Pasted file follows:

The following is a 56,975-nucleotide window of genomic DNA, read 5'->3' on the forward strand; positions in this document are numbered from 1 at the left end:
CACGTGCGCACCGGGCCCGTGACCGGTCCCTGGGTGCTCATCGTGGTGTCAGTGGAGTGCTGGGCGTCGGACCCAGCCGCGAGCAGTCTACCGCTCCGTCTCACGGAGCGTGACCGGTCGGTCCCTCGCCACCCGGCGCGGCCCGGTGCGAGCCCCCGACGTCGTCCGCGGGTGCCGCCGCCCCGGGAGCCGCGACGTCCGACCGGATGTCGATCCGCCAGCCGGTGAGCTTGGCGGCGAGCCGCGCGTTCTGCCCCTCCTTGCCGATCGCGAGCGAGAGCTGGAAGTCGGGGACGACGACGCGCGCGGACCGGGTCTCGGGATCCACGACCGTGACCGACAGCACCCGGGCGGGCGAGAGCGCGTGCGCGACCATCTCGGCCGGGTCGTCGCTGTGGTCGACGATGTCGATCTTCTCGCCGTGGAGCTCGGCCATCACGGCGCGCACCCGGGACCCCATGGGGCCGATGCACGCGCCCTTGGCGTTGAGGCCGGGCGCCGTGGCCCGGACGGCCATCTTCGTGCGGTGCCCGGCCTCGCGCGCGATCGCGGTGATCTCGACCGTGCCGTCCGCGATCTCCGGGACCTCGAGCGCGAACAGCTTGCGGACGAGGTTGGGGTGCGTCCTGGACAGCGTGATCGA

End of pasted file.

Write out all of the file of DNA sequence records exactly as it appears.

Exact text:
The following is a 56,975-nucleotide window of genomic DNA, read 5'->3' on the forward strand; positions in this document are numbered from 1 at the left end:
CACGTGCGCACCGGGCCCGTGACCGGTCCCTGGGTGCTCATCGTGGTGTCAGTGGAGTGCTGGGCGTCGGACCCAGCCGCGAGCAGTCTACCGCTCCGTCTCACGGAGCGTGACCGGTCGGTCCCTCGCCACCCGGCGCGGCCCGGTGCGAGCCCCCGACGTCGTCCGCGGGTGCCGCCGCCCCGGGAGCCGCGACGTCCGACCGGATGTCGATCCGCCAGCCGGTGAGCTTGGCGGCGAGCCGCGCGTTCTGCCCCTCCTTGCCGATCGCGAGCGAGAGCTGGAAGTCGGGGACGACGACGCGCGCGGACCGGGTCTCGGGATCCACGACCGTGACCGACAGCACCCGGGCGGGCGAGAGCGCGTGCGCGACCATCTCGGCCGGGTCGTCGCTGTGGTCGACGATGTCGATCTTCTCGCCGTGGAGCTCGGCCATCACGGCGCGCACCCGGGACCCCATGGGGCCGATGCACGCGCCCTTGGCGTTGAGGCCGGGCGCCGTGGCCCGGACGGCCATCTTCGTGCGGTGCCCGGCCTCGCGCGCGATCGCGGTGATCTCGACCGTGCCGTCCGCGATCTCCGGGACCTCGAGCGCGAACAGCTTGCGGACGAGGTTGGGGTGCGTCCTGGACAGCGTGATCGA